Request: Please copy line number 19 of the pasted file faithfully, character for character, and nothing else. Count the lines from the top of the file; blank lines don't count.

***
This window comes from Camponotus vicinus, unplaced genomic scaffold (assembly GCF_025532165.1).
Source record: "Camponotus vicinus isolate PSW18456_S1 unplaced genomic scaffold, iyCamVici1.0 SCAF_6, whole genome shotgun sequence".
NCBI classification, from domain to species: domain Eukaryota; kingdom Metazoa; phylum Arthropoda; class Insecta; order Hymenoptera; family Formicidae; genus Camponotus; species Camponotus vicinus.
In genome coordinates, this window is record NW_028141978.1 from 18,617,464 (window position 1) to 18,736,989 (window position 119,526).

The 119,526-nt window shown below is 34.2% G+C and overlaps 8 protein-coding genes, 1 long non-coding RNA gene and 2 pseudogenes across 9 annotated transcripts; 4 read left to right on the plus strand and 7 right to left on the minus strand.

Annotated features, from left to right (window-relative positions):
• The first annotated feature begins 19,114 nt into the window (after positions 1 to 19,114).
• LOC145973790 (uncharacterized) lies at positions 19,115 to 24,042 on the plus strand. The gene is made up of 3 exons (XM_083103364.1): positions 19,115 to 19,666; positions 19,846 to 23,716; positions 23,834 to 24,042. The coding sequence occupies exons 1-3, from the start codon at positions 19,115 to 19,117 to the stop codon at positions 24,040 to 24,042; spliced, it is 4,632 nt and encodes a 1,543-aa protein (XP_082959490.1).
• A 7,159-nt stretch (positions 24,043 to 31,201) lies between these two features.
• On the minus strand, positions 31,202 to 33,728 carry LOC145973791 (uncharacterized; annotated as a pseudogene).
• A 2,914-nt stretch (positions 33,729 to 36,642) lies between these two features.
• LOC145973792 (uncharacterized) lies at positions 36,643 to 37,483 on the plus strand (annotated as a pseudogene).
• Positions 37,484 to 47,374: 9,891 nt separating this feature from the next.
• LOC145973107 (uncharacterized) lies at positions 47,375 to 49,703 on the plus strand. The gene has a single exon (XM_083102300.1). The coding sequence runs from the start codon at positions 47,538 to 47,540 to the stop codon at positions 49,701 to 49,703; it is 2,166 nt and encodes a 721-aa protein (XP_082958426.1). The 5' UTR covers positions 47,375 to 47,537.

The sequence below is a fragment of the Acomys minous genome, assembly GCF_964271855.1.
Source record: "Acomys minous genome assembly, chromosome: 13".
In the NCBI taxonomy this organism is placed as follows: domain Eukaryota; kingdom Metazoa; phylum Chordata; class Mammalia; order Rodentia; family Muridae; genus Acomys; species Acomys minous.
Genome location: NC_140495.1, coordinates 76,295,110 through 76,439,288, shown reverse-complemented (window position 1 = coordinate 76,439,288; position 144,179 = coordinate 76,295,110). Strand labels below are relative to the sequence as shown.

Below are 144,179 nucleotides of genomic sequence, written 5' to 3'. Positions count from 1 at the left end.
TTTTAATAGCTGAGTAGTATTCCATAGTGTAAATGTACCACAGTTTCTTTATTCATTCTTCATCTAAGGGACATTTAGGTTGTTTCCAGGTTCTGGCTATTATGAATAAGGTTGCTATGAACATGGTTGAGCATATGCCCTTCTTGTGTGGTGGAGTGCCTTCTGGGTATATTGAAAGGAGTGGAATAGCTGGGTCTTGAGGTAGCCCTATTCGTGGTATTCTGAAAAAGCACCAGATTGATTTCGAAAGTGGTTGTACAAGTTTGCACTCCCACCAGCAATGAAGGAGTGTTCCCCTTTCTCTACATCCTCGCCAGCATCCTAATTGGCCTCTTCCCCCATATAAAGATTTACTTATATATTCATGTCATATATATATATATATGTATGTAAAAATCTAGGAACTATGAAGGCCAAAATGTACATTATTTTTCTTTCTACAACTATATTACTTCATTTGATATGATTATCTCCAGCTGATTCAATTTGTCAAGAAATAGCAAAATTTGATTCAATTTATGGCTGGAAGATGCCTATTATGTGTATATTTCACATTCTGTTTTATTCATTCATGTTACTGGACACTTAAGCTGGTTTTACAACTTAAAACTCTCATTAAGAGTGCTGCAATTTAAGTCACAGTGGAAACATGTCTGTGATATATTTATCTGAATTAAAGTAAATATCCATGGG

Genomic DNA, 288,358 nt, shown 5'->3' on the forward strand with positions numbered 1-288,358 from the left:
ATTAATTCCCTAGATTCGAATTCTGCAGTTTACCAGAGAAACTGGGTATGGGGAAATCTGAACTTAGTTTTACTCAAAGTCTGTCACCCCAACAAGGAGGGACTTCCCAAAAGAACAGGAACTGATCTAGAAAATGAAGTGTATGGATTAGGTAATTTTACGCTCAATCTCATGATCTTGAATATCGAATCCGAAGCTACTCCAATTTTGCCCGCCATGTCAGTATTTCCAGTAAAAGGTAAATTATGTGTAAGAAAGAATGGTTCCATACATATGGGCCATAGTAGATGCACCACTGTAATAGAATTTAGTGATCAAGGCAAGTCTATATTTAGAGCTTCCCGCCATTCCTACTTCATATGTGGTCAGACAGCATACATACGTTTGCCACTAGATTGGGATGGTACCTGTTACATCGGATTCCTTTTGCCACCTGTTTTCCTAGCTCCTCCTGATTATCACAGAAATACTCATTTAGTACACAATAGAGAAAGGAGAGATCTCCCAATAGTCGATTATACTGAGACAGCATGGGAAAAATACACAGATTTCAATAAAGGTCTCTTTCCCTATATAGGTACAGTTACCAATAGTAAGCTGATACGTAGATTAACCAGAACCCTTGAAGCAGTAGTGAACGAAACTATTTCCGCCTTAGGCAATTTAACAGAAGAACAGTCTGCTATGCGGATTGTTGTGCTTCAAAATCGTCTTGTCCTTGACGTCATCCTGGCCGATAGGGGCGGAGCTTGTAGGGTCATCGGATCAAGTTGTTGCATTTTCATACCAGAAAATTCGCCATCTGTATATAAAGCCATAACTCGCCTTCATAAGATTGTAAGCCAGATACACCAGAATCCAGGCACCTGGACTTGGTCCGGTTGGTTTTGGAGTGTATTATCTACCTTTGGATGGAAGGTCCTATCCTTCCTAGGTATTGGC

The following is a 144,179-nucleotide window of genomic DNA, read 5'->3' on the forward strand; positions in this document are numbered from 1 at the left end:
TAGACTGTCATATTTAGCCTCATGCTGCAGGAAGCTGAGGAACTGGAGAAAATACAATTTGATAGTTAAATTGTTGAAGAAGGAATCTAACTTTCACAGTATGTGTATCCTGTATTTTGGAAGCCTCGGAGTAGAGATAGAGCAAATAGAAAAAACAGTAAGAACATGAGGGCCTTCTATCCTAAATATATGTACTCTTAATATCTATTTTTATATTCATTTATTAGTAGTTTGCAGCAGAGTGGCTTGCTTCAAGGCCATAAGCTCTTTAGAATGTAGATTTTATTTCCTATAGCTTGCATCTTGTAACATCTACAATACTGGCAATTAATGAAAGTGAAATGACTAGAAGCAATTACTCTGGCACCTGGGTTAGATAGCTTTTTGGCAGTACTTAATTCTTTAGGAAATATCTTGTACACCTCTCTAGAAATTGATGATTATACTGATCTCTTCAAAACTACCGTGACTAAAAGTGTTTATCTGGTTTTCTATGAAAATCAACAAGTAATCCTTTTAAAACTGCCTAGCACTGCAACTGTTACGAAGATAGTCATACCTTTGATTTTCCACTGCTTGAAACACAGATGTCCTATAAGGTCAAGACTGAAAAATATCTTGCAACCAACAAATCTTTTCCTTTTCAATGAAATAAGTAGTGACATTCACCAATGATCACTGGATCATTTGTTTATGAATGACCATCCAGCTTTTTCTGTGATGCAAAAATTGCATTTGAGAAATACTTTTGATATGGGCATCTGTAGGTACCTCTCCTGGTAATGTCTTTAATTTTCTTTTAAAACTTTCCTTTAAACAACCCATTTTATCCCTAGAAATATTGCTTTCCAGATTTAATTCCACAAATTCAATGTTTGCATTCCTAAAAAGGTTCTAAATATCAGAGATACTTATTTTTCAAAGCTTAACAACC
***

Below are 144,179 nucleotides of genomic sequence, written 5' to 3'. Positions count from 1 at the left end.